Maersk Line

General maritime and engineering discussion occurs on this board. Feel free to post newsbits, comments, ask questions about maritime matters and post your opinions.
User avatar
TxMarEng
Officer of the Watch
Posts: 122
Joined: Mon Oct 22, 2007 8:48 am
Currently located: Albuquerque New Mexico
Contact:

Maersk Line

Postby TxMarEng » Tue Feb 05, 2008 7:00 am

Seems Maersk is about to replace about 200 Chief Stewards and ratings with third world crew. One of the benefits of sailing on a Scandinavian flag vessel has always been the excellent food. I don't think this will set well with Maersk European officers. They could go to US as US seaman are now coming close to being thrid world workers.

User avatar
The Dieselduck
Administrator
Posts: 2742
Joined: Sun Jul 22, 2007 1:41 pm
Currently located: Nanaimo, British Columbia, Canada (West Coast of Canada)

Had it coming

Postby The Dieselduck » Wed Feb 06, 2008 10:02 pm

Not surprising, Maersk has been complaining that they haven't been competitive enough, bla bla bla, same old stuff with same old results, Usually office jockeys cutting / subbing on board crew. Its kind of funny (demonic sort of laugh) to see how small and overworked a ship's crew can get and what risks "people" are willing to accept. Seems with 140,000 hp and 11,000 containers representing perhaps billions of dollars in trade, certainly that is a tremendous amount of responsibility for 13 persons, what are they going to cut next?

Its pretty sad overall, but really the only surprise I find is that I had no idea that they still had Europeans in rating positions. How cynical of me.

On a side note, these forward thinking "captains of industry" are usually the same ones complaining about lack of crew. Well, taking away yet another opportunity for the young and eager to work on a ship at sea, is probably another obstacle to easing this "crisis". I have heard of more than one story of Master Mariner starting out as "galley boy" - which of course explains allot from my "bottom of the boat" perspective but thats a whole other post.
Martin Leduc
Certified Marine Engineer and Webmaster
Martin's Marine Engineering Page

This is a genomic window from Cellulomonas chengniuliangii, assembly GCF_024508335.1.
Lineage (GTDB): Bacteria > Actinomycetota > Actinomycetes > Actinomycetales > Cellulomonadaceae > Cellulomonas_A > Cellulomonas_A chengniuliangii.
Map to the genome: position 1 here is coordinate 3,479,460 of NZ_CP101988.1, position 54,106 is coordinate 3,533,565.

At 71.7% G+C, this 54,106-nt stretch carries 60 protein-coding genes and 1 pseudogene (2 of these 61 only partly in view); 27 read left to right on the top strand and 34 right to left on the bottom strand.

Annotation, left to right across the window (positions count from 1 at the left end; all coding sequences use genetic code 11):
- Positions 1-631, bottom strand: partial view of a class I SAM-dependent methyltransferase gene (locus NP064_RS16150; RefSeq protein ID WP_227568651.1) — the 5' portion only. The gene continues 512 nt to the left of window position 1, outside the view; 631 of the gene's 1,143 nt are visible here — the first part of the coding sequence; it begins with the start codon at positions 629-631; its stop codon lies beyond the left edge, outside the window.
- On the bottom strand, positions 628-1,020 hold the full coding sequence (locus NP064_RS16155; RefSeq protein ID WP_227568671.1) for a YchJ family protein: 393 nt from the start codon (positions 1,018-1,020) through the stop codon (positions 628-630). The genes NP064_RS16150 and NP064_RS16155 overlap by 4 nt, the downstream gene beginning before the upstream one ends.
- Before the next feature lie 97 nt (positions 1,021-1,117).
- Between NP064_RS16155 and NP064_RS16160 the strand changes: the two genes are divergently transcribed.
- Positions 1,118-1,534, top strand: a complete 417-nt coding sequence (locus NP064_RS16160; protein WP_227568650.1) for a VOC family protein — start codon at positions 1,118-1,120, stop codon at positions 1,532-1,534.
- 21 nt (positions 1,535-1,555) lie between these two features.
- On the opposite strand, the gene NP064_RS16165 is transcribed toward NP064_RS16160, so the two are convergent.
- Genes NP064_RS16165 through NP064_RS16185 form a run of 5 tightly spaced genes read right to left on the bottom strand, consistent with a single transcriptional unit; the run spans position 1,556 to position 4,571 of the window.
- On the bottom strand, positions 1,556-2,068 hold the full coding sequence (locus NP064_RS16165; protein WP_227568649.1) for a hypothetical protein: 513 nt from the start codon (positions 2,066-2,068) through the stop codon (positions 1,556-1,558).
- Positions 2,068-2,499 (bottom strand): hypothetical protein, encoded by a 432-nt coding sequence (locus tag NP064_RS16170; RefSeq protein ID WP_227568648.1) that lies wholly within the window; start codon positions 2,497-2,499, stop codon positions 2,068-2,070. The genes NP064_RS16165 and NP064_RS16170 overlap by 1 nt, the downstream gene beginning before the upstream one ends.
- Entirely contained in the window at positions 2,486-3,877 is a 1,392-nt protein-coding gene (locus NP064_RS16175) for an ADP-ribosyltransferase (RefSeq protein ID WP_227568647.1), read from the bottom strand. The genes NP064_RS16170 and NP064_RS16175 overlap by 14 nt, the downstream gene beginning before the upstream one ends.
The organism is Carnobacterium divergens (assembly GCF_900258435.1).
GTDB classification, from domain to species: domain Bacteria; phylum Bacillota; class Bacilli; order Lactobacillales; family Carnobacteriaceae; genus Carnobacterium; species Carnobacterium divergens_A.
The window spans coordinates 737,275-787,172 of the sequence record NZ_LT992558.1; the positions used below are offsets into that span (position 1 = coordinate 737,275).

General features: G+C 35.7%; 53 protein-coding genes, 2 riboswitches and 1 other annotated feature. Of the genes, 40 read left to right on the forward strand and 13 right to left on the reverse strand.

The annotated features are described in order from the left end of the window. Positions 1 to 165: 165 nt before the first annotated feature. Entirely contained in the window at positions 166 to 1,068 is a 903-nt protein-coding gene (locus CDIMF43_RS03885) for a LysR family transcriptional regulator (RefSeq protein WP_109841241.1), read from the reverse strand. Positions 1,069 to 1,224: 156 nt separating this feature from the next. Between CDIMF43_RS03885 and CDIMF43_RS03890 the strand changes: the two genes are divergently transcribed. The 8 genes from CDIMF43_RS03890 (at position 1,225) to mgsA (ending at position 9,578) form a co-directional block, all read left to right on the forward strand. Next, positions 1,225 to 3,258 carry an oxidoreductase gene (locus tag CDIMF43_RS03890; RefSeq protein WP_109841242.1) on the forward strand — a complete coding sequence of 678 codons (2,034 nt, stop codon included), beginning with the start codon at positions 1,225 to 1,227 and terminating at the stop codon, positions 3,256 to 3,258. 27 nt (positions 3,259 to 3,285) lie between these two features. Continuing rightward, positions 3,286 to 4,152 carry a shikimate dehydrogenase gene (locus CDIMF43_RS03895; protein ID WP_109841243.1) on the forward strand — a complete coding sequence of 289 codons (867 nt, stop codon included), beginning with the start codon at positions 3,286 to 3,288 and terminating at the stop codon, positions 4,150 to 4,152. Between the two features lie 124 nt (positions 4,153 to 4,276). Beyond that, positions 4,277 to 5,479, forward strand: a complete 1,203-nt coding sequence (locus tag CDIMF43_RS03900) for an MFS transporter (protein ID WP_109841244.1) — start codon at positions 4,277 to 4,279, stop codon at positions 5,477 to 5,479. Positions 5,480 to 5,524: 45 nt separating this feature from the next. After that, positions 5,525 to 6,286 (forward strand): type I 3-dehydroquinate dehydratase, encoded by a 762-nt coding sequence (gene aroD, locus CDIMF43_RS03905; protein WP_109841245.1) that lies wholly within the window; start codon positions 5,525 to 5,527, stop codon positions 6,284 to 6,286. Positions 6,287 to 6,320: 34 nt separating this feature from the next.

http://www.dieselduck.net

User avatar
JK
Enduring Contributor
Posts: 2696
Joined: Tue Sep 04, 2007 2:29 am
Currently located: East Coast, Canada

Postby JK » Thu Feb 07, 2008 5:18 am

It is along the lines of CG building new patrol boats, but limiting the horsepower for certification of the engineers.

Now if you are going to spend all that money on the new ship, why are you quibbling about the manpower to run it.

Really in the scheme of things-over a 20 year lifespan of a ship, what is 2-3 positions worth?

Let's be mid range and assume 70k Cdn/person.
3 positions is about 210k/year.
Over 20 years 4,200 k.

Now at a generous $8/day food cost, less if you plan to feed rice, more if you serve wine on Christmas Day (1 glass mind you), over 20 years a cost of $175.2 k

Costs of about 4,375.2 K

Throw in a 15% error on my assumptions and we have the grand total of
$5,031.5 k

So around about 5 million over the 20 year lifespan of a ship to pay and feed 3 crew members.

The cost of an accident?
5 million would be the low end. But hey, insurance will cover that.

Rise the salary for 3 people to $120 k and you are looking around $8.5 million over 20 years.

Bah humbug.
Anyone can grind numbers, but what it comes down to, is how much risk is a company willing to take.
After all, when there is an accident, is the company held accountable for their manning levels?
Not likely. It is the Captain and Chief Engineer held accountable, even though they have not been given the means to do the work in a reasonable fashion.


Return to “Crew Mess”

Who is online

Users browsing this forum: No registered users and 1 guest